my opinion, the Sthala Puranas not only enables us to have an
insight into history but also enrich our knowledge of local
culture and local customs. It seems to me that if they are read
together in a connected manner they will throe more light on our
history than even the 18 major Puranas and Upapuranas. In fact,
they fill the gaps in the major Puranas.
legends do help in a proper understanding of history. For
instance, educated people today do not believe that Sankara
Bhagavatpada visited any of the temples or that he brought the
puja performed there under a certain system. "The great
non-dualist that he was and exponent of the path of jnana, "
they argue, "he would not have concerned himself with
devotion, temple worship, the Agasmas, and the like. " But
let us examine the stories that tell us that he gave new life to
certain temples, temples that are thousand miles or more apart.
Their connection with the Acharya is confirmed from such stories
and local legends. The priest who conducts the puja in
Badrinath(a) in the Himalaya is a Namputiri Brahmin from Kerala
-he is called "Rawal". Here, in Madras, the puja at the
Tripurasundari temple at Tiruvorriyur is also by a Namputiri.
This is proof of the oral tradition according to which the
Acharya was a Namputiri who engaged fellow Namputiris to conduct
puja in the temples he revived.
teaching us lessons in dharma also the Sthala Puranas are in no
way inferior to the major Puranas. It is in fact these local
Puranas which are a few hundred in number that throw light on the
finer points of dharma. Unfortunately, even the religious-minded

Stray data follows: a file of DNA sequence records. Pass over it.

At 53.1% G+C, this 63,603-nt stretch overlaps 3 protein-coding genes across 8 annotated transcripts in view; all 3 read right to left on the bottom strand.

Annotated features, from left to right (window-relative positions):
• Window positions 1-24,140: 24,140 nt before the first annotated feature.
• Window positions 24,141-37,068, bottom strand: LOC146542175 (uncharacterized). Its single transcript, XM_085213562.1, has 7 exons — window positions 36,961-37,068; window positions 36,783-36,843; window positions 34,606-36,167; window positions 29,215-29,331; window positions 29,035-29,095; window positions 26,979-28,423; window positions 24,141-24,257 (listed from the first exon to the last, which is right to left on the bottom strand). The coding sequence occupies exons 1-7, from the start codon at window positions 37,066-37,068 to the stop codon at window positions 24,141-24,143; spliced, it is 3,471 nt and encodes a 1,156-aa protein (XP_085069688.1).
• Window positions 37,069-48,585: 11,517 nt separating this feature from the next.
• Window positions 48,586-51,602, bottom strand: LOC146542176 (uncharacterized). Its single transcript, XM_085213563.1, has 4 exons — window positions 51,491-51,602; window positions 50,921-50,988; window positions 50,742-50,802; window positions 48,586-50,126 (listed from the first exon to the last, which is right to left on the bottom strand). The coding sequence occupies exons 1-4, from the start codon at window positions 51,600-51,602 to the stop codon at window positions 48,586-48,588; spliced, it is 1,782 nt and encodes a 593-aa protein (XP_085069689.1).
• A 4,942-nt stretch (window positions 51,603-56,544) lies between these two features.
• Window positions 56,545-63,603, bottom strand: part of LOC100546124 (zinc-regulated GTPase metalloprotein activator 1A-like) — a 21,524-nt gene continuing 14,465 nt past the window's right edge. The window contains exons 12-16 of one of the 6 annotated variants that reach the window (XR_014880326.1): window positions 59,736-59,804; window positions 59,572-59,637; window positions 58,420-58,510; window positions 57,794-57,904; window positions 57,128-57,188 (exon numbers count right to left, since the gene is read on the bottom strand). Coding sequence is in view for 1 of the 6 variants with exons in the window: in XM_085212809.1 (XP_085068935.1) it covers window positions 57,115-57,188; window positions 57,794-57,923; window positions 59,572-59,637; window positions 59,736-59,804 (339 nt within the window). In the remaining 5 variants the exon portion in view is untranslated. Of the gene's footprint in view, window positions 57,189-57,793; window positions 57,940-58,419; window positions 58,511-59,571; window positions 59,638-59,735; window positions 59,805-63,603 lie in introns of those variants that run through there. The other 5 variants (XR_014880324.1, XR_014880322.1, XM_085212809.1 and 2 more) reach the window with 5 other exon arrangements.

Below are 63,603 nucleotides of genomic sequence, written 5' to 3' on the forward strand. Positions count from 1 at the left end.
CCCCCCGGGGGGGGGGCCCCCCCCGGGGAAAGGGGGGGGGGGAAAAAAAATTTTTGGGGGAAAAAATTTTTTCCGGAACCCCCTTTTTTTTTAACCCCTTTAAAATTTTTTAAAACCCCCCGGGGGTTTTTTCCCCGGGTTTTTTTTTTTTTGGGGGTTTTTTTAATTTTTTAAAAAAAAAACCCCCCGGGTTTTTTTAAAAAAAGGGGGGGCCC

among the educated class today think poorly of them. But, until
recently, these Puranas were treated with respect by learned men
in Tamil Nadu. Distinguished Tamil scholars have written Puranas
after those existing in the name of great sages and also a number
of Sthala Puranas. There are works in Tamil describing the
importance and significance of places and temples - they are
known variously as Sthala Puranas, manmiyam, kalambagam, ula,
etc. ("Mahima" means greatness or glory; manmiyam is
its Tamil form. )
literature is divided into the Sangam, Tevaram-Divyaprabandham
and Kambar-Ottakuttar periods. Scholars describe the 16th century
as the period of the Sthala Puranas. The chief authors of such
works are Kamalai Jnanaprakasar and Saiva Ellappa Navalar. We
know the worthiness of Sthala Puranas from the fact that among
their authors are Kacchiyappa Sivachariyar (he composed the Kanda
Puranam), Paranjyoti Muni (he is the author of the Thiruvilayadal
Puranam), Umapati Sivachariyar (a distinguished teacher of
Saivism), Sivaprakasa Svami, the Irattai Pulavars, Antakkavi
Viraraghava Mudaliar, Kottaiyur Sivakkozhundu Desigar, Trikuta
Rasappakavirayar. In recent times there was Mahavidvan
Minaksisundaram Pillai who was the guru of U. V. Svaminatha
Ayyar. He has written a number of Sthala Puranas. We learn from
this that Sthala Puranas have a place of honour in the Tamil
religious tradition and literature.
distinguished Sanskrit scholar and authority on the sastras,
Karungulam Krsna Sastri, has written a Tamil work called
rulers gave their support to Sthala Puranas and their
propagation. More than four and half centuries ago, the Puranas
relating to Pancanadaksetra (Tiruvaiyaru, Tanjavur) was
translated into Tamil. The translator mentions that he undertook
the work as desired by Govinda Diksita who was responsible for
the founding of the Nayaka kingdom of Tanjavur.
"Hindu Dharma" is a book
which contains English translation of certain invaluable and
engrossing speeches of Sri Sri Sri Chandrasekharendra Saraswathi MahaSwamiji (at
various times during the years 1907 to 1994).
For a general background, please see here